In this essay, Andrew Prevot, Assistant Professor of Theology at Boston College, tackles the issues raised for Black Christians who practice their religion in a tradition which has often used darkness as a metaphor for evil and ignorance. While seeing value in the darkness of God in apophatic mysticism and the blackness of God in black theology, Prevot argues for a third theological approach. He writes:
Instead of opting for either mystical theology or black theology, I propose a constructive synthesis of the two, not unlike that found in the works of James Noel.There are several reasons to prefer such a unified approach. On the one hand, mystical themes of unknowing, cruciform experience, and transformative closeness with God play important roles in the black spiritual and cultural traditions that inform black theology. Greater attention to mystical theology could help black theology better appreciate these aspects of its own sources. On the other hand, unlike other mystical traditions, black theology draws needed attention to the historical tribulations of darkly colored bodies and God’s loving concern for them. Moreover, black theology emphasizes a point that mystical theology seems to leave ambiguous, namely that God is not the secret agent behind these experiences of oppression but rather the liberator who promises victory over them. The first section of this article argues that a unified approach to mystical theology and black theology is conceivable because it is already to some extent actual, as Howard Thurman (among others) illustrates. This section makes the case that black theology is best understood not as a tradition separate from mystical theology but rather as critical continuation of it that develops it in ways that are vital for the whole church.
Having identified the possibility of a unified approach to mystical theology and black theology, I shall then turn in the second section to consider certain obstacles that arise for such an approach. First, there is a danger of equivocation. Despite some interconnections, the darkness of God that mystical theology associates with unknowing and purgative suffering is not synonymous with the blackness of God that black theology associates with liberating solidarity. “Dark” does not equal “black.” To address this concern, the second section investigates the similar and different ways that these traditions employ darkness and blackness theologically. A second obstacle emerges from this investigation: in different ways, mystical theology and black theology are able to affirm the darkness and blackness of God theologically only because they define darkness and blackness in terms of some sort of negation—whether this mainly means apophasis and ascesis, on the one hand, or oppression, on the other. The problem is thus that the dark and the black do not seem dissociable from the negative even in those Christian traditions that appear best equipped to challenge such an aesthetic assumption.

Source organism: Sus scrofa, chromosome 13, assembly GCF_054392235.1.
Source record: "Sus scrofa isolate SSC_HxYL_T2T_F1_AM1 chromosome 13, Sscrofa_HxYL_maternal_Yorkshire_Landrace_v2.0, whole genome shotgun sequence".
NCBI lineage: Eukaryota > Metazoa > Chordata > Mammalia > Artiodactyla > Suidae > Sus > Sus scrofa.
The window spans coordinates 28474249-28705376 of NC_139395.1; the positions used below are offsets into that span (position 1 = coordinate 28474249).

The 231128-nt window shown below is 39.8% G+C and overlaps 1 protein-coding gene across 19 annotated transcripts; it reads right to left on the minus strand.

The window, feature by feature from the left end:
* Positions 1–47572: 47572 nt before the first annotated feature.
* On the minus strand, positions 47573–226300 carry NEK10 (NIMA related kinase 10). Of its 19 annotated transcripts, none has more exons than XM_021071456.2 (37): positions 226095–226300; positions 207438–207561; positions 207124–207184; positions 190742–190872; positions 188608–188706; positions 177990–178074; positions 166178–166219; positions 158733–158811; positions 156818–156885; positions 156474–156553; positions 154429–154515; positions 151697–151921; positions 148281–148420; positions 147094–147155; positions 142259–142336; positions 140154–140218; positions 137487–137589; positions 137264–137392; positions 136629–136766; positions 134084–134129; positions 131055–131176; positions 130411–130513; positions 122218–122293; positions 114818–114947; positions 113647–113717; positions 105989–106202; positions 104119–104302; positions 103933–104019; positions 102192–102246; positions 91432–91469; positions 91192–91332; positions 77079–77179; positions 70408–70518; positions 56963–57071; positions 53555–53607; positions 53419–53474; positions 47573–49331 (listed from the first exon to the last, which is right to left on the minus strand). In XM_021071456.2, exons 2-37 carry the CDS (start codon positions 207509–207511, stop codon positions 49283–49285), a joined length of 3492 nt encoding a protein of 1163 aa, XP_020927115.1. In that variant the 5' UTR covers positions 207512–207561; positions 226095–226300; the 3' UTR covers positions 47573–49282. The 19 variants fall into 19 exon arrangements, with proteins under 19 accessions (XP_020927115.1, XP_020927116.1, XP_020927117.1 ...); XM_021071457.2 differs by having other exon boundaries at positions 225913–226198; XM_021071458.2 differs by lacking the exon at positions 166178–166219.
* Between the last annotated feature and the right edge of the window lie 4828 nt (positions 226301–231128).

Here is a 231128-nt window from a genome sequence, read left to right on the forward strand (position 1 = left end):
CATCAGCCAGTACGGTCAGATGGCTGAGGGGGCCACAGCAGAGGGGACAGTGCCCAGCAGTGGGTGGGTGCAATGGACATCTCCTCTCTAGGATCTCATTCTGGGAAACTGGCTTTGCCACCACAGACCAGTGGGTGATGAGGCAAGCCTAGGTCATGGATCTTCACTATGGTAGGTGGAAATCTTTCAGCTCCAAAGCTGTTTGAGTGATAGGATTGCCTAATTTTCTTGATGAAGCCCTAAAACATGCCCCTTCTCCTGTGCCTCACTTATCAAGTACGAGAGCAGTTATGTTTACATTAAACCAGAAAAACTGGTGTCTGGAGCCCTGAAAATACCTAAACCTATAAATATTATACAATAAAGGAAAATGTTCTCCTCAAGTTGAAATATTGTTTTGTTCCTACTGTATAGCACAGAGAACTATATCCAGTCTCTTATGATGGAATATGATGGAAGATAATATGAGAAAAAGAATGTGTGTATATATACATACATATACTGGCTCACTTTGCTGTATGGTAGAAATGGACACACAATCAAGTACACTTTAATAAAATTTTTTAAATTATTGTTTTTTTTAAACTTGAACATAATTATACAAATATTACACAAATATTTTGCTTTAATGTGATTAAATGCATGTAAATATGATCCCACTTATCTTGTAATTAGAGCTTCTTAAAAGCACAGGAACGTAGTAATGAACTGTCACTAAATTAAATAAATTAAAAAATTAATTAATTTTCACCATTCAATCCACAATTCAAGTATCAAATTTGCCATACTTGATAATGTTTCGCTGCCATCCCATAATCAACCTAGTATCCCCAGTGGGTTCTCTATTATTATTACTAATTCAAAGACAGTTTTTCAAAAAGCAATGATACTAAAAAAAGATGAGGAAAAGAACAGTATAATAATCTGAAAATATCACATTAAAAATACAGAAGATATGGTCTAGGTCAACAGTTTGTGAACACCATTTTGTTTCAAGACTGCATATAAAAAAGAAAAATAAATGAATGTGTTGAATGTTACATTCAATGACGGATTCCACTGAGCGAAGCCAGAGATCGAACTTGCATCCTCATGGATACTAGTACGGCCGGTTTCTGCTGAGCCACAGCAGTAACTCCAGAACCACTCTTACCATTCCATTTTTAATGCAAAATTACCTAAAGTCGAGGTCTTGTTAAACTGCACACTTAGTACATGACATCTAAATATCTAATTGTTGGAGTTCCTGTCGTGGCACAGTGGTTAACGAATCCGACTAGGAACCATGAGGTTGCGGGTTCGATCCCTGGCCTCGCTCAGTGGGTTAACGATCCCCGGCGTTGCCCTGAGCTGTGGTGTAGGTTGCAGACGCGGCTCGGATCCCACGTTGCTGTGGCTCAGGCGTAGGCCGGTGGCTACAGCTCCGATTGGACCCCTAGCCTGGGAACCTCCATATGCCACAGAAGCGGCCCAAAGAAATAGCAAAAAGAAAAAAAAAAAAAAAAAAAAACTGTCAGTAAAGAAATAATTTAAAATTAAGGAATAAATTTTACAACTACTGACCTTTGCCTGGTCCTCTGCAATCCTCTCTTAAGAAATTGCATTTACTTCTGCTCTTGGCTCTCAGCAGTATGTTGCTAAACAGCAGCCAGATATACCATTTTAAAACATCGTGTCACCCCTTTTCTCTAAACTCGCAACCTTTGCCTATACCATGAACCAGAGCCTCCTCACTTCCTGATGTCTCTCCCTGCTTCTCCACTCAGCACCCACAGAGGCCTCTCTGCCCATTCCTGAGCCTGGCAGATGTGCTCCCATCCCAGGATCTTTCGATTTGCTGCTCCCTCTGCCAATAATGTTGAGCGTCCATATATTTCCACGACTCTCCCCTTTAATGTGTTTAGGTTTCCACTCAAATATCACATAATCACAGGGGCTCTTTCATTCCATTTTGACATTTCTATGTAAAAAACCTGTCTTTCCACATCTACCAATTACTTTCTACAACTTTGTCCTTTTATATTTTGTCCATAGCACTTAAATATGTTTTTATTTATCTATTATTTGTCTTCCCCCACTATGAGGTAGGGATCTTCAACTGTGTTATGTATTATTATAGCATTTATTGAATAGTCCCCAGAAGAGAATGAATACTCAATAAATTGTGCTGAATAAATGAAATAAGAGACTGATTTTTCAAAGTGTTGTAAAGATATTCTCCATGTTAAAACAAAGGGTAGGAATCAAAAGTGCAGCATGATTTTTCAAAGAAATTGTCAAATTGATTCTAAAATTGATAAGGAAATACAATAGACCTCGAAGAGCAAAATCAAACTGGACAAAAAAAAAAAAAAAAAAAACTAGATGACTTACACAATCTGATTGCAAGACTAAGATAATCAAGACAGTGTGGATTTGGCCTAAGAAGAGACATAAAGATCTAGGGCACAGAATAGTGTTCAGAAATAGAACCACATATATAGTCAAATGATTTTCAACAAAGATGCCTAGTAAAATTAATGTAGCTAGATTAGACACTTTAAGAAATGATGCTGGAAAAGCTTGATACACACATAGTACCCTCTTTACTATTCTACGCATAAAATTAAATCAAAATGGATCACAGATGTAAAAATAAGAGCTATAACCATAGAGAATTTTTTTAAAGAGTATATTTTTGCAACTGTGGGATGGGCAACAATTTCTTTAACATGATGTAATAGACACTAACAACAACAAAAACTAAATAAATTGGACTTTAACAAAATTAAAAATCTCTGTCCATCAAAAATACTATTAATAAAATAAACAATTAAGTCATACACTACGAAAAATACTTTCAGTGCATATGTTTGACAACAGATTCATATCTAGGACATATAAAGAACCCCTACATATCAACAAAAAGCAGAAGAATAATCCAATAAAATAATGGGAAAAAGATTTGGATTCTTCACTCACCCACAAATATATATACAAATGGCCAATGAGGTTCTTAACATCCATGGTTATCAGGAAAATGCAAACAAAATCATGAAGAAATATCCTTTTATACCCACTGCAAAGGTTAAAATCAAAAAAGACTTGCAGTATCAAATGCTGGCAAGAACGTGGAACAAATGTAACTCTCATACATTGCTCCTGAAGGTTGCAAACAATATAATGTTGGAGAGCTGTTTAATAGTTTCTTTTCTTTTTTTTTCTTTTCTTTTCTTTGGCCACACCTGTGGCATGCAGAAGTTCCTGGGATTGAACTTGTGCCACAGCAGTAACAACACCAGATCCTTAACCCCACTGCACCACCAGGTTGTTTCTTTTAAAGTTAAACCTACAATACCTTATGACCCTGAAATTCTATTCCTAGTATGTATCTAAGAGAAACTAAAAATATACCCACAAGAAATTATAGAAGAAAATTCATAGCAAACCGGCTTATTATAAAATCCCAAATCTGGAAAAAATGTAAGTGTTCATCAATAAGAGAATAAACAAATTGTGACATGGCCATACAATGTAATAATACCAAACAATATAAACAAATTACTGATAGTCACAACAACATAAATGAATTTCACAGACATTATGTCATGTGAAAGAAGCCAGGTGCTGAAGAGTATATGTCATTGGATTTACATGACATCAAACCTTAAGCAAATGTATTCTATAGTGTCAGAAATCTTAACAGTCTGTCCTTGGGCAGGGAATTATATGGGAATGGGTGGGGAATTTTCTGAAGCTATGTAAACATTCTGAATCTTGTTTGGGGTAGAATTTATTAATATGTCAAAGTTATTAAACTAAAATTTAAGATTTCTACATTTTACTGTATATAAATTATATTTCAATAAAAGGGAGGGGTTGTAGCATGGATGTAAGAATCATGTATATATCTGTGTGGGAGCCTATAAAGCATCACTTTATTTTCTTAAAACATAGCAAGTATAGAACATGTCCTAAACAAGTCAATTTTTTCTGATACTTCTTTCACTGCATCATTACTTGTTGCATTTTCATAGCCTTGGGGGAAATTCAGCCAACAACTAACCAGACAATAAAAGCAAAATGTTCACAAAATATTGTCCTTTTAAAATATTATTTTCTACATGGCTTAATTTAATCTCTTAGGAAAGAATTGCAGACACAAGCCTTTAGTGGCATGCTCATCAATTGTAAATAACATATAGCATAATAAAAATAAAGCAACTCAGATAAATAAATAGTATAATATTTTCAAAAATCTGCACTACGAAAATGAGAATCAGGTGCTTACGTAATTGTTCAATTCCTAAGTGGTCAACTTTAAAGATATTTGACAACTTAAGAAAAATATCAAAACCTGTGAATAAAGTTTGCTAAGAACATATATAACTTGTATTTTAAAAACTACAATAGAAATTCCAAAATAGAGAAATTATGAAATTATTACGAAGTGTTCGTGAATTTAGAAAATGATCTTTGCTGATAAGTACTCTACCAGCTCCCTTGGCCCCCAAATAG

In the third section, I seek to address this problem by pursuing a phenomenological disclosure of the night and of darkly colored human flesh, as well as a theological interpretation of these positive phenomena as beautiful avenues of possible encounter with God. A positive theology of this kind, which includes darkness and blackness in its affirmative praises, is crucial to any potential overcoming of the aesthetics of white supremacy. Although mystical theology and black theology have made strides in this direction, they have not sufficiently specified the need for such a via positiva of darkness and blackness or developed it phenomenologically.
The final section of this paper argues that, although such a via positiva is necessary, it remains insufficient without an interrelated via negativa that can give a spiritually viable interpretation to the opacities of black life that are also phenomenally manifest. The unknowing, suffering, and oppression that have fallen on black human beings in a very particular way because of the aesthetics of white supremacy demand theological attention. The approach to mystical theology and black theology that I recommend seeks the liberating presence of the hidden God in these “opaque” circumstances, that is, in intersecting modes of darkness and blackness that have been caught up in the negations of history.
The article is available for free to SSCS members who receive online access to and a print copy of the journal Spiritus as membership benefits. Others can get the article through their library’s interlibrary loan service using this citation:
Prevot, A. “Divine Opacity: Mystical Theology, Black Theology, and the Problem of Light-Dark Aesthetics.” Spiritus: A Journal of Christian Spirituality, vol. 16 no. 2, 2016, pp. 166-188.